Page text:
I’ve been staring at a blank page for a while, not quite knowing how to start this. It’s not normal is it? I mean, at this moment, things aren’t regular. Most of us are currently under some unusual restrictions about how we live our lives. The phrase ‘Social Distancing’ is something that 99.999% of us had never even heard until a few weeks ago, and now we’re living it. I know that for some of you out there in other countries this may have been your reality for a while but here in the UK we’re just getting warmed up. And yes I’m going to talk about videogames, but before I get to that (and why that’s important) I want to cover the basics:
We’re doing this because of a new virus. It’s something that most of us don’t have to worry about but it makes a small, yet significant, percentage of people really sick and, even with medical care, sadly there’s a small percentage of those people who aren’t surviving. The problem is not the percentages, but the actual numbers. As far as we know nobody has any immunity, so when you scale those numbers up there will be thousands of people who will need specialist hospital care to survive – something that our health system (or indeed any health system) is not designed to cope with. This means that if we just let it pass through the population unhindered, thousands of people who could survive this with the right care won’t be able to simply because of the huge burden on the system.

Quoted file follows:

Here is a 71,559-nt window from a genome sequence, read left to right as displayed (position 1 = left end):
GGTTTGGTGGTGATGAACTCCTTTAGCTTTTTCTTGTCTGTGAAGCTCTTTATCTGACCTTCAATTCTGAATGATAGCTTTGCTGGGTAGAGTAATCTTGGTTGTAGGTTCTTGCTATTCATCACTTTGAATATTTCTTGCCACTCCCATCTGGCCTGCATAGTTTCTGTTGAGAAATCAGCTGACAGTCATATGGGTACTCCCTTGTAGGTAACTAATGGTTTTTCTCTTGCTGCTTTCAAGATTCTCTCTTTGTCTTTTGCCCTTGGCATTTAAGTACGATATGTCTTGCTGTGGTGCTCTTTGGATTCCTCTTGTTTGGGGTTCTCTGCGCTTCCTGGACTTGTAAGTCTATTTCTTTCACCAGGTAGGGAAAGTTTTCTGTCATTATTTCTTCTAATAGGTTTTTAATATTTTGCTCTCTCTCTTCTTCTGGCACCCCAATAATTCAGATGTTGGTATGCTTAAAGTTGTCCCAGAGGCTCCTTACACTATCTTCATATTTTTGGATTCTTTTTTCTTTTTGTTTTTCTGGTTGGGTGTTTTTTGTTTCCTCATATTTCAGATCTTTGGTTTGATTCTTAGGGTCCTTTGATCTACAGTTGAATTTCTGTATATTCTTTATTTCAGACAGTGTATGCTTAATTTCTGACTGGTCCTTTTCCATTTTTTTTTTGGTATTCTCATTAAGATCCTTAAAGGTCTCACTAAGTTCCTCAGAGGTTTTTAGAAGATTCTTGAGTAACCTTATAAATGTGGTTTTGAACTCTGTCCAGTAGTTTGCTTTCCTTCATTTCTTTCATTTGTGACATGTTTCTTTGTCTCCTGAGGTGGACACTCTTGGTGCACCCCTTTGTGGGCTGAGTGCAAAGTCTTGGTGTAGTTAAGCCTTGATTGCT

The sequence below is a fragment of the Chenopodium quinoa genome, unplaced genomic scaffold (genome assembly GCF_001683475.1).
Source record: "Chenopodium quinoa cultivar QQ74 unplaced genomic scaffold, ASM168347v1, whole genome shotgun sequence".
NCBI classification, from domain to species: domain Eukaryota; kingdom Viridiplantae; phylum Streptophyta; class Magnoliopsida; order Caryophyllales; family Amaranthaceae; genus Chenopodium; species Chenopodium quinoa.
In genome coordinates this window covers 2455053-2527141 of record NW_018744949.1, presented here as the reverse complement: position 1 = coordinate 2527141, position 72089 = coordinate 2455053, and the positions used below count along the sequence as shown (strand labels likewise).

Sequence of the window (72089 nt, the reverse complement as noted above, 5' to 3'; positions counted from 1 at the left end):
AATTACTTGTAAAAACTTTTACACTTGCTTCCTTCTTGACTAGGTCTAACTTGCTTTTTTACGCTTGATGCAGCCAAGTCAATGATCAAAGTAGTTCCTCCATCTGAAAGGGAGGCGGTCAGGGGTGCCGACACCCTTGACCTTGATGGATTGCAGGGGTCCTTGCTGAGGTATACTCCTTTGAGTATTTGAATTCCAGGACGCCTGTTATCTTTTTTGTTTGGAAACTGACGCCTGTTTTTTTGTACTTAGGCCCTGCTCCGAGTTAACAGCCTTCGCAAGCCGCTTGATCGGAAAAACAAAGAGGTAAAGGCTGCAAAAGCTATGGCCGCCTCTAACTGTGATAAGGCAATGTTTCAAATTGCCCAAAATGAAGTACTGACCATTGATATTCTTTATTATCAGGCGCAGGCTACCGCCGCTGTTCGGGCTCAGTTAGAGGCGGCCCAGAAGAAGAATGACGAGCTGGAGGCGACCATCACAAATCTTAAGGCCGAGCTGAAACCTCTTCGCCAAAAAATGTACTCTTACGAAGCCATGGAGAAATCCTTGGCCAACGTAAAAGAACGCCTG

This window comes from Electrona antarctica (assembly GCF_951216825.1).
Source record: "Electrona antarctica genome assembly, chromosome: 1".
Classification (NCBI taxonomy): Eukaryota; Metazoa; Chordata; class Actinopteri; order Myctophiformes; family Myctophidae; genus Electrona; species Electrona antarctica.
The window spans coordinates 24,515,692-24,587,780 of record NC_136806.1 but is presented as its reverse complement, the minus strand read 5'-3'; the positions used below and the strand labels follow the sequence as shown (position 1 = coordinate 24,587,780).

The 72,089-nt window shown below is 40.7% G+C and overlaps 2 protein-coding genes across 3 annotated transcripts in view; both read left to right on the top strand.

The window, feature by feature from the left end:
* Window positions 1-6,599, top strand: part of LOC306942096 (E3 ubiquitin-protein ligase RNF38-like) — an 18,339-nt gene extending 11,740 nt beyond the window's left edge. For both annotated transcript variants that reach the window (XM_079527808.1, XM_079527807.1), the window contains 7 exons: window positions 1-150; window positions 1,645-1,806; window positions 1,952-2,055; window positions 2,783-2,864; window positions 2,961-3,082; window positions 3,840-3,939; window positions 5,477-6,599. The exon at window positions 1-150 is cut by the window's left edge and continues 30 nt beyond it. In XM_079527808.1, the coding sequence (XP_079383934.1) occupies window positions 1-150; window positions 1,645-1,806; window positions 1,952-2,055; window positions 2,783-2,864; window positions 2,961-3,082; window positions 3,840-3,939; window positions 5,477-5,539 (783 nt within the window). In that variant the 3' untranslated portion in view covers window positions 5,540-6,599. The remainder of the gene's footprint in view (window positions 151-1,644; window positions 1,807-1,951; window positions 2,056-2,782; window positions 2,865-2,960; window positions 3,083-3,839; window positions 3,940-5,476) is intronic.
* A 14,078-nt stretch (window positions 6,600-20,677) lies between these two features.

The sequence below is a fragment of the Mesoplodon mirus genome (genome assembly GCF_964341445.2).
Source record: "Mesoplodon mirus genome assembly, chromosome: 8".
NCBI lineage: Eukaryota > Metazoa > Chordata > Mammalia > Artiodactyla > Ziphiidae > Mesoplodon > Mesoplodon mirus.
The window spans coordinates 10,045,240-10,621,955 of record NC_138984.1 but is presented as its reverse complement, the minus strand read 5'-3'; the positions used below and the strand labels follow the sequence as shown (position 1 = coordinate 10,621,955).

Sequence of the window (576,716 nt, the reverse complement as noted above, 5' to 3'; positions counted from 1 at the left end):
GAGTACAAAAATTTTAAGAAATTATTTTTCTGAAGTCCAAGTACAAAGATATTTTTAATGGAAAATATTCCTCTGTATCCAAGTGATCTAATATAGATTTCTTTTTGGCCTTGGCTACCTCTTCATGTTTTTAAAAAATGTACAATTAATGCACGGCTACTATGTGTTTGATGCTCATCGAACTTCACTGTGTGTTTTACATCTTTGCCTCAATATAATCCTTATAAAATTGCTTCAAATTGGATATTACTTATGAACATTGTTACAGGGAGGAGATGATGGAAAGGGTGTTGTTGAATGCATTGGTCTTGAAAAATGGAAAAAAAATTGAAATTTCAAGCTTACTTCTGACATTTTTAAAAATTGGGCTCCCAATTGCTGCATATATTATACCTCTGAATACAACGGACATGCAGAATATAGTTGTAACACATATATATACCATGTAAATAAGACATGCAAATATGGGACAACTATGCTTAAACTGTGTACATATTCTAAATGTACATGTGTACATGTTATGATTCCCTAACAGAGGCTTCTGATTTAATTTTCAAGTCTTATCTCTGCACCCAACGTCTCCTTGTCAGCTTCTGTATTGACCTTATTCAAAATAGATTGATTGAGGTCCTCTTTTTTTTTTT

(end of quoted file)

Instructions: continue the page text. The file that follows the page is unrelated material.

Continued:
This is where ‘Social Distancing’ comes in alongside increased hygiene and cleanliness. By dramatically reducing the contact we have with other people, we slow the rate of infection through the population giving our medical services the best chance to save the most lives.
… And the big thing to remember is that this is a sustained effort. To be effective we’re going to need to keep these measures in place for months.
It’s going to be tough. I know that we’re all worried and unsure about the virus itself, the plethora of ways it’s impacting our lives, and what the future holds. We need the support of friends and loved ones, but for many, the idea of getting this support through a phone-call, messaging service, or video chat is new and strange so it’s up to those who are more comfortable with this technology to lead the way and set these things in motion. Likewise it’s going to be all too easy to feel isolated and uncomfortable so we all need to start doing things now to keep some normality in our lives wherever we can: reconnect with a hobby (or take up a new one); get back to that pet project you’ve been putting off, take care of that DIY you’ve been meaning to do, or just dive right in to your chosen form of escapism be it film, book, TV… or game…